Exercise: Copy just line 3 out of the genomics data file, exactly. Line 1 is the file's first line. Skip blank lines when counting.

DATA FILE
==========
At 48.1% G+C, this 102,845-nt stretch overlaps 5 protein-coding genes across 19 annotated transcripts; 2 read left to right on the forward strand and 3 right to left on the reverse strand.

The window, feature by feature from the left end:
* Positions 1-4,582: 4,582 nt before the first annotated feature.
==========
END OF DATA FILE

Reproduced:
* Positions 1-4,582: 4,582 nt before the first annotated feature.